The biologist at the center of the controversy over a jaguar's capture and subsequent death last year admitted Friday in federal court that he tried to snare the animal, known as Macho B.
Emil McCain pleaded guilty to a misdemeanor crime: illegal take of an endangered species. To "take" means to knowingly harass, harm, pursue, trap or kill, in violation of the Federal Endangered Species Act, court records show.
McCain, 31, of Patagonia, was immediately sentenced to five years' probation and fined $1,000.
In the plea agreement, McCain admitted an allegation that he had previously denied - that on Feb. 4, 2009, he told a female co-worker to place jaguar scat at snare sites in an effort to lure and capture the rare jaguar.
Previously, McCain had denied directing the woman, Janay Brun, with whom he worked on the nonprofit Borderlands Jaguar Detection Project, to place scat at the snare sites and said that if she did it, it was at her own initiative.
But Friday, he admitted to placing the scat or directing a woman to place the scat at three snare trap sites in an attempt to capture Macho B, the last known wild jaguar in the United States. He also admitted that he lacked permission to intentionally capture a jaguar.
The jaguar was found in the trap two weeks later by Arizona Game and Fish Department biologists working on what was supposed to have been a study of black bears and mountain lions.
"There was no authorization to intentionally capture a jaguar," McCain wrote in his signed plea agreement.
The aging jaguar was radio-collared by Game and Fish and released, but after it slowed down in the wild, it was recaptured 12 days later and euthanized due to kidney problems.
Under McCain's probation, he cannot be employed by or involved in any large-cat or large-carnivore project or study in the Unites States during that time.
When he leaves the country, he is allowed to be on unsupervised probation. McCain has worked as a biologist in Mexico, Spain and Costa Rica.
"He is done with the federal investigation and he has taken responsibility for whatever part he has in it," said his Tucson attorney, Alfred Donau III.
Encountered Friday afternoon at the federal courthouse in Tucson, McCain declined to talk about the case and walked away from a reporter. He had made his plea to Federal Magistrate Bernardo Velasco.
Until Friday, it was unclear if McCain would face charges. But in a procedure sometimes used by prosecutors, McCain was charged, pleaded guilty and was sentenced all in one day.
The federal government has had a criminal investigation since April 2009 into questions such as whether the Endangered Species Act was violated in the capture of Macho B. The criminal investigation is continuing, said Winn Hornbuckle, a U.S. Attorney's Office spokesman in Phoenix.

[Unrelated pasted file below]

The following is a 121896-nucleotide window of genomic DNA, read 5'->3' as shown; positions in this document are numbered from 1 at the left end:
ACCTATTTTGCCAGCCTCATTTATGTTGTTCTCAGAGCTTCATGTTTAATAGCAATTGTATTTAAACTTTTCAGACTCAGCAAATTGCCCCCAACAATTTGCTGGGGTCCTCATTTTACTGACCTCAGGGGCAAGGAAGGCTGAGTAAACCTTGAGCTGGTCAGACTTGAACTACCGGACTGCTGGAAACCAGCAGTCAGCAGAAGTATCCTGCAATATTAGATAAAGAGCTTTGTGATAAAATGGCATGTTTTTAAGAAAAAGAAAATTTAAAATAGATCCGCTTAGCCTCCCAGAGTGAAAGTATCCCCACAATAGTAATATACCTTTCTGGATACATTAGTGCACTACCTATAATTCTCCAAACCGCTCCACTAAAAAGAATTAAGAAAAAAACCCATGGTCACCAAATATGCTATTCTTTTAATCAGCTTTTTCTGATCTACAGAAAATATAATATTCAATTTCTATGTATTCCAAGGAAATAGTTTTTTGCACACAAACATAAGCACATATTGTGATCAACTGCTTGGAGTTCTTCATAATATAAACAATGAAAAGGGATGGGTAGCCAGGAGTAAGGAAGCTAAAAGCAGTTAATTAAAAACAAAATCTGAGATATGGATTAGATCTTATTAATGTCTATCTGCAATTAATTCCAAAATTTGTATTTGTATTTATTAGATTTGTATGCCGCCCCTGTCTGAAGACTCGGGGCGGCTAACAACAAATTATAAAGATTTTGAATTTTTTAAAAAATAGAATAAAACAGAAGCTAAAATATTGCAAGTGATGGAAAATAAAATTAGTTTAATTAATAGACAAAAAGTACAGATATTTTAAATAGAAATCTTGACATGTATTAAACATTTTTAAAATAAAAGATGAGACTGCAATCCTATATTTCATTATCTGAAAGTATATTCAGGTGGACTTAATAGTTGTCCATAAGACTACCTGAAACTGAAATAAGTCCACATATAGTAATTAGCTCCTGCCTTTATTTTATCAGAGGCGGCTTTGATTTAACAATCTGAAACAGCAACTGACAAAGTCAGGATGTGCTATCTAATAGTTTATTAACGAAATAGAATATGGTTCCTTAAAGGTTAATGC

In late March 2009, Brun, a research technician with the Jaguar Detection project, alleged in an interview with the Arizona Daily Star that McCain had ordered her to put female scat at the trap site. McCain denied the charge at the time.
But Thornton "Thorry" Smith, then a biologist for Arizona Game and Fish, later told state investigators that McCain said scat had been placed at the sites of remote cameras near the eventual trap site. Originally, Game and Fish said the capture was accidental, occurring as part of its bear-lion study.
In his plea agreement Friday, McCain said he knew there had been recent evidence that a jaguar had appeared in the area of the snares. Photographs had been taken near the capture site in January 2009.
In his testimony to Game and Fish investigators, Smith admitted to lying to federal investigators about his role in the case - for which he was later fired - and concocting with McCain a coverup of the scat placement. But under the terms in which he testified, Smith can't be prosecuted for what he told the state.
Brun may now face prosecution. On Friday, she said she had been told by a U.S. Fish and Wildlife Service investigator that she would receive a summons today to appear in federal court next Thursday in connection with the jaguar case.
Nicholas Chavez, the Wildlife Service's Southwest law enforcement chief, said Brun is probably being summoned to face whatever charges the U.S. Attorney's Office plans to bring against her. U.S. Attorney's Office spokesman Hornbuckle declined to comment.
Brun said she was frustrated that McCain's sentence wasn't stiffer.
Because of Smith's statement about the coverup and because of McCain's involvement in other incidents in which jaguars died, "I don't think he should be allowed to be near any big cat or any animal in any country," said Brun.
In 2003, McCain worked on a jaguar capture in Sonora in which the animal died within a day after his release. McCain and another biologist acknowledged that they lacked proper training or equipment.
Last year, McCain worked in a project in the Mexican state of Yucatan in which two jaguars died shortly after their release from captivity. One died of causes never determined. The other was killed by people in the area, according to an account published by the International Union for Conservation of Nature.
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